Monday, July 18, 2011

Hitting Wind

There was a lot of other stuff going on during the 1883/84 offseason besides the Maroons putting together a team and I've mostly glossed over it in a desperate attempt to get to the 1884 season itself. If I remember correctly, I wanted to cover the Maroons' 1884 season but having spent months now covering the (very interesting) offseason, I've forgotten what it is that I'm really doing.

Regardless, one of the more interesting events of that offseason was the Von der Ahe/Oberbeck trial, which I've probably mentioned at one time or another over the years. On March 1, 1884, the case went to the jury and, during this period, there was a great deal of coverage about it in the Globe. While I don't really want to get into the details of the case, there was some testimony from the trial that appeared in the Globe on March 2nd and I thought I'd pass it along:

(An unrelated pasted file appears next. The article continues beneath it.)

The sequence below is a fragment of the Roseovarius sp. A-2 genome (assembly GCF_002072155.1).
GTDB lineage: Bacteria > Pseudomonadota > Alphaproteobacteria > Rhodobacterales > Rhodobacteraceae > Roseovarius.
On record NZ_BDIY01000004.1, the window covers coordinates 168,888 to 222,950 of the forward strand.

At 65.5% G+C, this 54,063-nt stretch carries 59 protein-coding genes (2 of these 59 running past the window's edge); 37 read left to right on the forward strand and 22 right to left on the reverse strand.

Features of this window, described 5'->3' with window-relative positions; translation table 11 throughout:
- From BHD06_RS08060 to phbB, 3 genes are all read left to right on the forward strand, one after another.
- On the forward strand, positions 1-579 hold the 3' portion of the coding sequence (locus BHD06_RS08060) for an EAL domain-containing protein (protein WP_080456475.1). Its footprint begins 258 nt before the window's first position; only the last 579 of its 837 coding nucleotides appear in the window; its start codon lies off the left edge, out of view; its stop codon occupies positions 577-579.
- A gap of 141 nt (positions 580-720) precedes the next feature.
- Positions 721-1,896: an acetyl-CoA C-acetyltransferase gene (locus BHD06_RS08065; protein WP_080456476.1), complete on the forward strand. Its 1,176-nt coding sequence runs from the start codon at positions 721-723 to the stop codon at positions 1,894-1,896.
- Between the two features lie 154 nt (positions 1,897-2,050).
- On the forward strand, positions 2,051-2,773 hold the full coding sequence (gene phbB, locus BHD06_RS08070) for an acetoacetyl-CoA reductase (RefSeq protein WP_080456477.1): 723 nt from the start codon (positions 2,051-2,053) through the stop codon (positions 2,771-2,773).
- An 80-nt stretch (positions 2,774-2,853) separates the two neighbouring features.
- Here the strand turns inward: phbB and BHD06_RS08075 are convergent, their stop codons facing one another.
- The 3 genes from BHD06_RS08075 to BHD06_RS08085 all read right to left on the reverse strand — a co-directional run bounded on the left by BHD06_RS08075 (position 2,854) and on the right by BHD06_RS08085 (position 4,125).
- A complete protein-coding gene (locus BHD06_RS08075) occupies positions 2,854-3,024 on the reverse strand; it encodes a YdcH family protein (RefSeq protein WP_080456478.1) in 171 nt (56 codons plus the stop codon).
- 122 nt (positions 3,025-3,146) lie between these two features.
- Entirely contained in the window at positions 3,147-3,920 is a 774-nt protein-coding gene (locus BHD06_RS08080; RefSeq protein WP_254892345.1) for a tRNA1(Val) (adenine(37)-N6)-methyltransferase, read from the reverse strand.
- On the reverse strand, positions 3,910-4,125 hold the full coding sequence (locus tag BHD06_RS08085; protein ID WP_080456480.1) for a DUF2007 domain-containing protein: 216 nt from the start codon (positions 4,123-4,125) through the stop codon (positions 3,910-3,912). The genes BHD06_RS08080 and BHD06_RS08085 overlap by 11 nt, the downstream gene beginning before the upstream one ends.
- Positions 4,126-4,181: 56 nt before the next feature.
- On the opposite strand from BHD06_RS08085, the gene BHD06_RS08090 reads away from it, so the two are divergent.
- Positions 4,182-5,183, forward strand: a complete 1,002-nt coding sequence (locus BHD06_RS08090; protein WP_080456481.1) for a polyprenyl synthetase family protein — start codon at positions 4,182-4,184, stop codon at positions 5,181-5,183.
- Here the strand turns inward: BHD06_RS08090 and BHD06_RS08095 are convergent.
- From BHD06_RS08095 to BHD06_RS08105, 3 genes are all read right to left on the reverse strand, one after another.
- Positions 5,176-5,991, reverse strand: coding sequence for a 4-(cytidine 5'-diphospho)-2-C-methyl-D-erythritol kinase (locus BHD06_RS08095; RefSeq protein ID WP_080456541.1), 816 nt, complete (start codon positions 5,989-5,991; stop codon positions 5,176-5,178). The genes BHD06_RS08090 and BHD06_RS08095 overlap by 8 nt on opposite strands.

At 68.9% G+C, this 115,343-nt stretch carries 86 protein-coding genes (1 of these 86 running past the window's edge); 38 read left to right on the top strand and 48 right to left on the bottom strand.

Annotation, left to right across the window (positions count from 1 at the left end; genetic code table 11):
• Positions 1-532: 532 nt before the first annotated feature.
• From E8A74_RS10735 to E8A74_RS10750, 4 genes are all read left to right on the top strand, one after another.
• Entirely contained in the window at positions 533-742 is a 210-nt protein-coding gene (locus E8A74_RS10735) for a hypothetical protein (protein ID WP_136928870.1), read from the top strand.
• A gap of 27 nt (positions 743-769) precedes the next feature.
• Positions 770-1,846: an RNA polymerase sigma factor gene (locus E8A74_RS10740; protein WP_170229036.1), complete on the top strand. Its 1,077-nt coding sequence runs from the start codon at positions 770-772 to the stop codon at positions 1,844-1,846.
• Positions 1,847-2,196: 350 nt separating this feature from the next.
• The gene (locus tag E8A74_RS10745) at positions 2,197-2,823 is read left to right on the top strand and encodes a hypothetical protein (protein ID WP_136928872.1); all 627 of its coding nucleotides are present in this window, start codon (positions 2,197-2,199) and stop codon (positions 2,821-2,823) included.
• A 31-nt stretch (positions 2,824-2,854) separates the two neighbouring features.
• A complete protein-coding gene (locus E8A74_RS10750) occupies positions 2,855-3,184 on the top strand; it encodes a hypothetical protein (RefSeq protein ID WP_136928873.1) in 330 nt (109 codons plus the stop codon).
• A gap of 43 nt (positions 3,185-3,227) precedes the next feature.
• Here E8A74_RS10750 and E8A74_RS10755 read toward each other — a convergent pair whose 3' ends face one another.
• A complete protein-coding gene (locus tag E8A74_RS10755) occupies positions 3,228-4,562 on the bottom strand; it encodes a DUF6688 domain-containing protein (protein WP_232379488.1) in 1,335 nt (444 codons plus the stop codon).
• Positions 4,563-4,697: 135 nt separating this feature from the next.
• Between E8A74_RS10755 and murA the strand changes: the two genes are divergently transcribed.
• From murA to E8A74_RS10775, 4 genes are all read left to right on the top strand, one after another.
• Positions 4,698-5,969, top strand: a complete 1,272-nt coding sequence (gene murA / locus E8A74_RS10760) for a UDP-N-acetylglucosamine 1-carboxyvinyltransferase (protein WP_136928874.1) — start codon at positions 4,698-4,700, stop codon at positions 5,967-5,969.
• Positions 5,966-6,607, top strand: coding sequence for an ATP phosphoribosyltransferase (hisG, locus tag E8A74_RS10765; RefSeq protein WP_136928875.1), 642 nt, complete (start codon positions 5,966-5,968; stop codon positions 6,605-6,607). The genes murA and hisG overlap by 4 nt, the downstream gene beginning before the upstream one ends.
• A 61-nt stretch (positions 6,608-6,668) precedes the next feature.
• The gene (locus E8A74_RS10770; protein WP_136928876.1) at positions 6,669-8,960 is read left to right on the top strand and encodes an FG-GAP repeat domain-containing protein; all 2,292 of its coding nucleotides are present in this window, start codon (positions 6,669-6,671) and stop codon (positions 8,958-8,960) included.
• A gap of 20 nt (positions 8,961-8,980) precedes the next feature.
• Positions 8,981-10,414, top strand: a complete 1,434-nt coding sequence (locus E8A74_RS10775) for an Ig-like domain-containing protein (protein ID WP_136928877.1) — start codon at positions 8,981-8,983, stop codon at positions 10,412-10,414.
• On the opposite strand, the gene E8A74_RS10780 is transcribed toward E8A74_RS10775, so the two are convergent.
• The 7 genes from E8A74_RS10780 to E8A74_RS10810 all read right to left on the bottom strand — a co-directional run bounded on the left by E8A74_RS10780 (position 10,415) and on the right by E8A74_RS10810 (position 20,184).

Thomas Dolan testified that Oberbeck was a very weak batsman; that "he hit wind nearly all the time."

"Mr. Dolan,"

Did You Ever Hit Wind?"

asked Newton Crane, sarcastically. Dolan replied: "Well, yes; but not all the time." Dolan's testimony was corroborated by George McGinnis, the pitcher.

I love the fact that Jumbo McGinnis had to corroborate Dolan's testimony. But was he corroborating the fact that Henry Oberbeck was a lousy hitter or that he was a worse hitter than Dolan? And really, Tom Dolan (a career .204/.242/.256 hitter) didn't have any room to be calling anybody a lousy hitter. Glass houses, rocks and all that.

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